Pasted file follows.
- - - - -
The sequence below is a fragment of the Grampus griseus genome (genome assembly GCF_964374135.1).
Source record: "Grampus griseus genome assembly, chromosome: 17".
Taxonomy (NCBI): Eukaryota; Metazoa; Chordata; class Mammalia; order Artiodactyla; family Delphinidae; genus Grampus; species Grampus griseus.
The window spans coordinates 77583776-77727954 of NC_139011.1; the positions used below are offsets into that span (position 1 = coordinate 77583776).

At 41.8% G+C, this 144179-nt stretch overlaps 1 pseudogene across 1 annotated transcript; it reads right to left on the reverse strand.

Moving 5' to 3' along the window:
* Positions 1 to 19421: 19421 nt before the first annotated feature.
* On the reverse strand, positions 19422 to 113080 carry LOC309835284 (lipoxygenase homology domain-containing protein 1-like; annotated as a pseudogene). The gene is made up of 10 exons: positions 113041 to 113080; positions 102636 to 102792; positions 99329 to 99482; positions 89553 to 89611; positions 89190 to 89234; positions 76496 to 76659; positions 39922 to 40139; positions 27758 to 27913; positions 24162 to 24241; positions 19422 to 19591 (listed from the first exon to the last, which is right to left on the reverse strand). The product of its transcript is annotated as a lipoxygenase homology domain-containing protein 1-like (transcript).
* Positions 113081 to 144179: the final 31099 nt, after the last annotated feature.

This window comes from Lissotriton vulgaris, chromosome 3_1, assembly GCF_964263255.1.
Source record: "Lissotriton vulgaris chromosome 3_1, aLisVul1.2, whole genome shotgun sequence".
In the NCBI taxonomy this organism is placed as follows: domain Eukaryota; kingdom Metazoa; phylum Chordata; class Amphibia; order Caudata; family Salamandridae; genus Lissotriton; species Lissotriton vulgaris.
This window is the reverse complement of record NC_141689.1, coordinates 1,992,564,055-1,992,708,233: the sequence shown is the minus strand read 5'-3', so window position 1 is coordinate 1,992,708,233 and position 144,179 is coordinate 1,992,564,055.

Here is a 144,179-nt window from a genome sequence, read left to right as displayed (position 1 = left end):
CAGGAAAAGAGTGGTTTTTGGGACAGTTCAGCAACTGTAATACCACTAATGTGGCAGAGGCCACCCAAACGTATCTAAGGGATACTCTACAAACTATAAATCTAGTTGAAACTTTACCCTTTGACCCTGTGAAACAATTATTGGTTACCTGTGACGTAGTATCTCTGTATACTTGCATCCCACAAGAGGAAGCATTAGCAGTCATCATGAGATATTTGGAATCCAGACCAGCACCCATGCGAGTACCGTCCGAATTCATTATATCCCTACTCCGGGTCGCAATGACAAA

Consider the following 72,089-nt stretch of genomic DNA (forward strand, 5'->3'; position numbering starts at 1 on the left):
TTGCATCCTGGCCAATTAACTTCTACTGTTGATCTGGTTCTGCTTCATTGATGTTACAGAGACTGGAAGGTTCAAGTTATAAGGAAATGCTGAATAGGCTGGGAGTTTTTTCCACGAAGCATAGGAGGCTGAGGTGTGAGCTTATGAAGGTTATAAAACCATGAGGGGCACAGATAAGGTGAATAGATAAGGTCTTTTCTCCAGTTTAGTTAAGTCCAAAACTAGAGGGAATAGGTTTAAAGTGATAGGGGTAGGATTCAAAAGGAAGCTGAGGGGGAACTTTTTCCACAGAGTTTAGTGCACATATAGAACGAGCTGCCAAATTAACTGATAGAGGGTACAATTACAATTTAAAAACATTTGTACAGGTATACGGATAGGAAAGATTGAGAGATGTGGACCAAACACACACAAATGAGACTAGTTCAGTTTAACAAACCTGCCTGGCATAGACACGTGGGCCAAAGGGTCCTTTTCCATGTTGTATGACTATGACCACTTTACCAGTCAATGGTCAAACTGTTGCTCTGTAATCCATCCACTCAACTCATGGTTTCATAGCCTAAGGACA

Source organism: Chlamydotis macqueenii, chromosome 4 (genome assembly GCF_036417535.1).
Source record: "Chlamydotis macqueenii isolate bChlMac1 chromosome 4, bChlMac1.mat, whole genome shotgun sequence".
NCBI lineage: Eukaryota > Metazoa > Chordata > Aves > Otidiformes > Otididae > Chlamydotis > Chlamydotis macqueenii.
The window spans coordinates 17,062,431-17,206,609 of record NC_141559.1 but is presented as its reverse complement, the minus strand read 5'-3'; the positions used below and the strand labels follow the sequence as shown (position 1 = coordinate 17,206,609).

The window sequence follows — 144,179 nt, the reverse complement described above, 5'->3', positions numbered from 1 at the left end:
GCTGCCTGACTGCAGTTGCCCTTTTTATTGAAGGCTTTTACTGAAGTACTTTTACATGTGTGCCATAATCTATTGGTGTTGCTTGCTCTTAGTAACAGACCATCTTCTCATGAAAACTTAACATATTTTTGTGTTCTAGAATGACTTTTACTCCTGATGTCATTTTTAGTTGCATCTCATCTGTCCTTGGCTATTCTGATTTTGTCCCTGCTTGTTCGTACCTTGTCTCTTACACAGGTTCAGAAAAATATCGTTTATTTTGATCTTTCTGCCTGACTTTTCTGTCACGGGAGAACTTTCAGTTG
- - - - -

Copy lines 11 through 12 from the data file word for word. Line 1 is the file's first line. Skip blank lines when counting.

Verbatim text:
Source record: "Lissotriton vulgaris chromosome 3_1, aLisVul1.2, whole genome shotgun sequence".
In the NCBI taxonomy this organism is placed as follows: domain Eukaryota; kingdom Metazoa; phylum Chordata; class Amphibia; order Caudata; family Salamandridae; genus Lissotriton; species Lissotriton vulgaris.